Nearly half of the more than 63,000 refugees who have been granted residency this year are Muslim – marking the highest number since fiscal year 2002 when self-reported data on religious affiliation was first made public.
The U.S. has admitted 28,957 Muslim refugees so far, or 46 percent of total admitted refugees, during the current fiscal year that ends Sept. 30.
Christians follow closely behind at 27,556 admitted, or 44 percent of the total.
Ten percent of admitted refugees have declared their faith to be one other than Christianity or Islam.
With more than a month remaining in the fiscal year it is unclear if the current trends will hold for the full term.
But so far more than half of Muslim refugees have originated from just two countries – Syria and Somalia. Iraq, Myanmar and Afghanistan round out the top five countries.
Other countries combined for just shy of 10 percent of all Muslim refugees.
With just a month and a half to go before the end of the fiscal year, the Obama administration will have to redouble efforts to meet its pledge to resettle some 10,000 Syrian refugees. To date the administration has resettled 8,569 Syrian refugees.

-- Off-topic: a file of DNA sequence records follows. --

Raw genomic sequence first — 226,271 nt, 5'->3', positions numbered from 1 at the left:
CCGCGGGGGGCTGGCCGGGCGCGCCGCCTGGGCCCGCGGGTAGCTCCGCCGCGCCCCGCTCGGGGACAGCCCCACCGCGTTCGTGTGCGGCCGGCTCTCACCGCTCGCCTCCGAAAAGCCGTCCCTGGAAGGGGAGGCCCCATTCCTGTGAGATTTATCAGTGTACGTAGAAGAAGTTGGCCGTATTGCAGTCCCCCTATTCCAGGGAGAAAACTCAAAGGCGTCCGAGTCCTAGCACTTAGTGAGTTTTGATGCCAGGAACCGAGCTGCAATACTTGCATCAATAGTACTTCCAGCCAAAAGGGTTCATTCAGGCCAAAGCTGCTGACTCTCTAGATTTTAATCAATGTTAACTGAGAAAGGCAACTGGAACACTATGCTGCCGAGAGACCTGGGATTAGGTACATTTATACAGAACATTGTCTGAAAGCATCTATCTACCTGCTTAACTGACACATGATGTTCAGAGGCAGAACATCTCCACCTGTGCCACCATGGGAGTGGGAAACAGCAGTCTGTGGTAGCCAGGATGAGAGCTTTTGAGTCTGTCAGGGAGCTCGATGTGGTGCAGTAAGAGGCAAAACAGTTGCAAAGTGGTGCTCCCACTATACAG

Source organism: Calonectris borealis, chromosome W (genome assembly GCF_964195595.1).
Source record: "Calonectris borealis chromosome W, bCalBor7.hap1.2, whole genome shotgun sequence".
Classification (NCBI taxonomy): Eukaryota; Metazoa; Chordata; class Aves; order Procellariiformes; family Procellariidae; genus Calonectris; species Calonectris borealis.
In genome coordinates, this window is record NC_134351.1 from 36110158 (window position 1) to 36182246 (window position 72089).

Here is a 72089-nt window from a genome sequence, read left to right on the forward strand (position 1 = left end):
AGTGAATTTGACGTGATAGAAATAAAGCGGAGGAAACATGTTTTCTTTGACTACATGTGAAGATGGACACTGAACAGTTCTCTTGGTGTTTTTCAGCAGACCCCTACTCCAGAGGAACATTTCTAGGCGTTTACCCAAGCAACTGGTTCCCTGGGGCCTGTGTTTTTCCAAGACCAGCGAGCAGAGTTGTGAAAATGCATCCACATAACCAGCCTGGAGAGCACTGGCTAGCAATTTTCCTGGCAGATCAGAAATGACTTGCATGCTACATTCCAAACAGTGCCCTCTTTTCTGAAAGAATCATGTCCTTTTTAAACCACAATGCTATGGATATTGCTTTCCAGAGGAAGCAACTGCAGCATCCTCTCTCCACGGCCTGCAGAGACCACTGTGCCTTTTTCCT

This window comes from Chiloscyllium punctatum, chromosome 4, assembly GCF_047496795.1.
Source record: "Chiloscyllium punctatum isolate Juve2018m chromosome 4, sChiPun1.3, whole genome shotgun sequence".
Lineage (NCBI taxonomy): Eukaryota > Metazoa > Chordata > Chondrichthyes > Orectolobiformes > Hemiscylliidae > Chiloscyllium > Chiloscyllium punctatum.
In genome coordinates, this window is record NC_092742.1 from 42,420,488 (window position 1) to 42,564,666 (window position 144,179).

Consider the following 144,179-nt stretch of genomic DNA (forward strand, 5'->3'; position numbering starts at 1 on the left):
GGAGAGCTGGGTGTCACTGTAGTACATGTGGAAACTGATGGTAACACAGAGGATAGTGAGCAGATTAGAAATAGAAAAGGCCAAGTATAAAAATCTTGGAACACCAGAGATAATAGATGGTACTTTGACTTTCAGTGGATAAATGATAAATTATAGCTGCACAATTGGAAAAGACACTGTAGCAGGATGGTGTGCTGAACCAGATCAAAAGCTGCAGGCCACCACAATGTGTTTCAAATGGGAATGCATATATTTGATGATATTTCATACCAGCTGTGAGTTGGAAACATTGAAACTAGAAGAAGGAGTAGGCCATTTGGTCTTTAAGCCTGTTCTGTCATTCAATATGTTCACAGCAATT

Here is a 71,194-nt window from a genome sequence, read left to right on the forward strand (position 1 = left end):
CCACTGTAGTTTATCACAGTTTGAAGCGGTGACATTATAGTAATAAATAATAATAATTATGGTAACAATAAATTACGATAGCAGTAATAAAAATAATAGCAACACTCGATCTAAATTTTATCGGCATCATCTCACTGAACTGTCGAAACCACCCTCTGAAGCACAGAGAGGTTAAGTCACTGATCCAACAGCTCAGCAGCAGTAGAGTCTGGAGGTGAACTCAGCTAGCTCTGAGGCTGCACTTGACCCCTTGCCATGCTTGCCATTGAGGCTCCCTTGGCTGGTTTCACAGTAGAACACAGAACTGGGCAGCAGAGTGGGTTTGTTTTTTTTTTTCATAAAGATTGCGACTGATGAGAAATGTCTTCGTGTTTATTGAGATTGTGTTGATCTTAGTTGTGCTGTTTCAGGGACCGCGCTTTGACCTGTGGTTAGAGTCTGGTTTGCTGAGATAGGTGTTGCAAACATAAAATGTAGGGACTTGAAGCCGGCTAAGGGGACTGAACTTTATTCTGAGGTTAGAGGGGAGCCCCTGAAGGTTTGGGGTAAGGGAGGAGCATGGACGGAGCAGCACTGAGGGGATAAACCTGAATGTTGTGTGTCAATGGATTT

That’s about 86 percent of the initial goal, and of those already settled from Syria, 99 percent are Muslim, and less than 1 percent are Christian.
Still, refugees accounted for only 10 percent of the roughly 1 million immigrants granted U.S. residency each year.
Of note, refugees are different from asylum seekers who are already in the U.S., or are attempting entry at an airport or land border when they seek asylum.
Refugees, however, are processed abroad where they go through a rigorous interview process. If approved, they are resettled in the U.S. by a non-governmental organization in partnership with the federal government.
Pew’s research relied on data from the State Department’s Refugee Processing Center.